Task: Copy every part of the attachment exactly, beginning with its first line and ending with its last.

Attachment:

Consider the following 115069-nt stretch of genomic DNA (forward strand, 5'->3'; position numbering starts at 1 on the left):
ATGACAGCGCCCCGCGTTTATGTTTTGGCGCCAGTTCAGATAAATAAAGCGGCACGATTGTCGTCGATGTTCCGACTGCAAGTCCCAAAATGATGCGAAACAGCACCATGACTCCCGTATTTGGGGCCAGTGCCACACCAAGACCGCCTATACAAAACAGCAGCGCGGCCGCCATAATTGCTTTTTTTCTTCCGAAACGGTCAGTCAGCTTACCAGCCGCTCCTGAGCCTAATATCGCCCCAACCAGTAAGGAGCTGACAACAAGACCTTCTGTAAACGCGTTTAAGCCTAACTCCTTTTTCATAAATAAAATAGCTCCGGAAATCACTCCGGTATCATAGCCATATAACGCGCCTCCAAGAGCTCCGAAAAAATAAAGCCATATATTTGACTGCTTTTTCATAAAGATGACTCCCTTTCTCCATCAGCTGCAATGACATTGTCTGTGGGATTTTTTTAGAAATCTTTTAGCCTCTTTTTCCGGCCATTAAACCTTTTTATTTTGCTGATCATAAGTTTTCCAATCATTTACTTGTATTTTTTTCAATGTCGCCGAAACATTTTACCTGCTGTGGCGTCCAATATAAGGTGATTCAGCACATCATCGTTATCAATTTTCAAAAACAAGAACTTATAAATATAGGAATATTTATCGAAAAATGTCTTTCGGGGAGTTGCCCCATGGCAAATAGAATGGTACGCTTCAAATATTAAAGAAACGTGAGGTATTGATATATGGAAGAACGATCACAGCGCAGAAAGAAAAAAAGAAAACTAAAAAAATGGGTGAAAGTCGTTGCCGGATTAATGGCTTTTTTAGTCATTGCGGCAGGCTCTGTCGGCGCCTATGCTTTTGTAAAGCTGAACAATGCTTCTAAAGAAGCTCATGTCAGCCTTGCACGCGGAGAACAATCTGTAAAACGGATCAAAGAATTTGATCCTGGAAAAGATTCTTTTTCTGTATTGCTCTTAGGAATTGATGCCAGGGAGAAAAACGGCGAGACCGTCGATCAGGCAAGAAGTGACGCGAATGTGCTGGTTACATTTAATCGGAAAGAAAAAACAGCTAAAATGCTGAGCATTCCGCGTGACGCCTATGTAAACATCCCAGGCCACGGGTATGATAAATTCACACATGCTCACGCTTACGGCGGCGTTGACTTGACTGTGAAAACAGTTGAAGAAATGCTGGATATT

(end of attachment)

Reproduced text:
Consider the following 115069-nt stretch of genomic DNA (forward strand, 5'->3'; position numbering starts at 1 on the left):
ATGACAGCGCCCCGCGTTTATGTTTTGGCGCCAGTTCAGATAAATAAAGCGGCACGATTGTCGTCGATGTTCCGACTGCAAGTCCCAAAATGATGCGAAACAGCACCATGACTCCCGTATTTGGGGCCAGTGCCACACCAAGACCGCCTATACAAAACAGCAGCGCGGCCGCCATAATTGCTTTTTTTCTTCCGAAACGGTCAGTCAGCTTACCAGCCGCTCCTGAGCCTAATATCGCCCCAACCAGTAAGGAGCTGACAACAAGACCTTCTGTAAACGCGTTTAAGCCTAACTCCTTTTTCATAAATAAAATAGCTCCGGAAATCACTCCGGTATCATAGCCATATAACGCGCCTCCAAGAGCTCCGAAAAAATAAAGCCATATATTTGACTGCTTTTTCATAAAGATGACTCCCTTTCTCCATCAGCTGCAATGACATTGTCTGTGGGATTTTTTTAGAAATCTTTTAGCCTCTTTTTCCGGCCATTAAACCTTTTTATTTTGCTGATCATAAGTTTTCCAATCATTTACTTGTATTTTTTTCAATGTCGCCGAAACATTTTACCTGCTGTGGCGTCCAATATAAGGTGATTCAGCACATCATCGTTATCAATTTTCAAAAACAAGAACTTATAAATATAGGAATATTTATCGAAAAATGTCTTTCGGGGAGTTGCCCCATGGCAAATAGAATGGTACGCTTCAAATATTAAAGAAACGTGAGGTATTGATATATGGAAGAACGATCACAGCGCAGAAAGAAAAAAAGAAAACTAAAAAAATGGGTGAAAGTCGTTGCCGGATTAATGGCTTTTTTAGTCATTGCGGCAGGCTCTGTCGGCGCCTATGCTTTTGTAAAGCTGAACAATGCTTCTAAAGAAGCTCATGTCAGCCTTGCACGCGGAGAACAATCTGTAAAACGGATCAAAGAATTTGATCCTGGAAAAGATTCTTTTTCTGTATTGCTCTTAGGAATTGATGCCAGGGAGAAAAACGGCGAGACCGTCGATCAGGCAAGAAGTGACGCGAATGTGCTGGTTACATTTAATCGGAAAGAAAAAACAGCTAAAATGCTGAGCATTCCGCGTGACGCCTATGTAAACATCCCAGGCCACGGGTATGATAAATTCACACATGCTCACGCTTACGGCGGCGTTGACTTGACTGTGAAAACAGTTGAAGAAATGCTGGATATT